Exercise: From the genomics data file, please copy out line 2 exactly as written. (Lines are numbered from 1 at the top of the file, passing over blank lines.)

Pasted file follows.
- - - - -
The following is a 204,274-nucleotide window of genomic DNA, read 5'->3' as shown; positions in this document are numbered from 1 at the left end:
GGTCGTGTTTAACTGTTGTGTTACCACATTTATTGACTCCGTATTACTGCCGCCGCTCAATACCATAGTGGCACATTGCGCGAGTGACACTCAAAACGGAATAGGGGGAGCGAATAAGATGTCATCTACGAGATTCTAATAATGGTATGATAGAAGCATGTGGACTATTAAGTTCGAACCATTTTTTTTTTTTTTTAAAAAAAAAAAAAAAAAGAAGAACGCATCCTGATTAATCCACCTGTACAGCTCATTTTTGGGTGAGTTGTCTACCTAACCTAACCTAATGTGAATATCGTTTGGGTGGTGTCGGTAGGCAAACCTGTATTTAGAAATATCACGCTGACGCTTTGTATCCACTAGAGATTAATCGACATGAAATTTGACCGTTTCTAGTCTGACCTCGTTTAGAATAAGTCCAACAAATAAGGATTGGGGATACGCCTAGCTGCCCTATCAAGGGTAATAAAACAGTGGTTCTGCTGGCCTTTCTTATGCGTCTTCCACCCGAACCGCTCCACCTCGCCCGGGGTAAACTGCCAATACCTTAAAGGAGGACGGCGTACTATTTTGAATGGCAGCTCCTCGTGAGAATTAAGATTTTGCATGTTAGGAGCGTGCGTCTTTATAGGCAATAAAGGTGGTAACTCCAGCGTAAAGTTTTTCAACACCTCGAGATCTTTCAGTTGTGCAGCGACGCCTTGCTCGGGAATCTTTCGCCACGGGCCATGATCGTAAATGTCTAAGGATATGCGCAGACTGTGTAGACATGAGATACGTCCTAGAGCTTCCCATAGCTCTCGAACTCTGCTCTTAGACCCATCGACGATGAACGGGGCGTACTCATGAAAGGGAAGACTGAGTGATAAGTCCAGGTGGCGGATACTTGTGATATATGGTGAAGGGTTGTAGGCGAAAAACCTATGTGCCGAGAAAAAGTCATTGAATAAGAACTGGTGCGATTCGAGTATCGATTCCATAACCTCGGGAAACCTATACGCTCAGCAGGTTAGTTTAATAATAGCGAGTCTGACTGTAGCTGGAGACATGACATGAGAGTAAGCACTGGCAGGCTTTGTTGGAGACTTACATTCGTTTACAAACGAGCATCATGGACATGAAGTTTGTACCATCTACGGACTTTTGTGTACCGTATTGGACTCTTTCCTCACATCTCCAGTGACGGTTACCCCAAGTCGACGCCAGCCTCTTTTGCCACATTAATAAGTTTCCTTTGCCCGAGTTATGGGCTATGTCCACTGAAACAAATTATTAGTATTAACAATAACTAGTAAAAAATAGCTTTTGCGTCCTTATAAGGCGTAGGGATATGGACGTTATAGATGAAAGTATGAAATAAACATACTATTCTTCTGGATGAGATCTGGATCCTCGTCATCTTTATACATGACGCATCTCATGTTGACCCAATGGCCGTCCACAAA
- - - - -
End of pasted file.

GGTCGTGTTTAACTGTTGTGTTACCACATTTATTGACTCCGTATTACTGCCGCCGCTCAATACCATAGTGGCACATTGCGCGAGTGACACTCAAAACGGAATAGGGGGAGCGAATAAGATGTCATCTACGAGATTCTAATAATGGTATGATAGAAGCATGTGGACTATTAAGTTCGAACCATTTTTTTTTTTTTTTAAAAAAAAAAAAAAAAAGAAGAACGCATCCTGATTAATCCACCTGTACAGCTCATTTTTGGGTGAGTTGTCTACCTAACCTAACCTAATGTGAATATCGTTTGGGTGGTGTCGGTAGGCAAACCTGTATTTAGAAATATCACGCTGACGCTTTGTATCCACTAGAGATTAATCGACATGAAATTTGACCGTTTCTAGTCTGACCTCGTTTAGAATAAGTCCAACAAATAAGGATTGGGGATACGCCTAGCTGCCCTATCAAGGGTAATAAAACAGTGGTTCTGCTGGCCTTTCTTATGCGTCTTCCACCCGAACCGCTCCACCTCGCCCGGGGTAAACTGCCAATACCTTAAAGGAGGACGGCGTACTATTTTGAATGGCAGCTCCTCGTGAGAATTAAGATTTTGCATGTTAGGAGCGTGCGTCTTTATAGGCAATAAAGGTGGTAACTCCAGCGTAAAGTTTTTCAACACCTCGAGATCTTTCAGTTGTGCAGCGACGCCTTGCTCGGGAATCTTTCGCCACGGGCCATGATCGTAAATGTCTAAGGATATGCGCAGACTGTGTAGACATGAGATACGTCCTAGAGCTTCCCATAGCTCTCGAACTCTGCTCTTAGACCCATCGACGATGAACGGGGCGTACTCATGAAAGGGAAGACTGAGTGATAAGTCCAGGTGGCGGATACTTGTGATATATGGTGAAGGGTTGTAGGCGAAAAACCTATGTGCCGAGAAAAAGTCATTGAATAAGAACTGGTGCGATTCGAGTATCGATTCCATAACCTCGGGAAACCTATACGCTCAGCAGGTTAGTTTAATAATAGCGAGTCTGACTGTAGCTGGAGACATGACATGAGAGTAAGCACTGGCAGGCTTTGTTGGAGACTTACATTCGTTTACAAACGAGCATCATGGACATGAAGTTTGTACCATCTACGGACTTTTGTGTACCGTATTGGACTCTTTCCTCACATCTCCAGTGACGGTTACCCCAAGTCGACGCCAGCCTCTTTTGCCACATTAATAAGTTTCCTTTGCCCGAGTTATGGGCTATGTCCACTGAAACAAATTATTAGTATTAACAATAACTAGTAAAAAATAGCTTTTGCGTCCTTATAAGGCGTAGGGATATGGACGTTATAGATGAAAGTATGAAATAAACATACTATTCTTCTGGATGAGATCTGGATCCTCGTCATCTTTATACATGACGCATCTCATGTTGACCCAATGGCCGTCCACAAA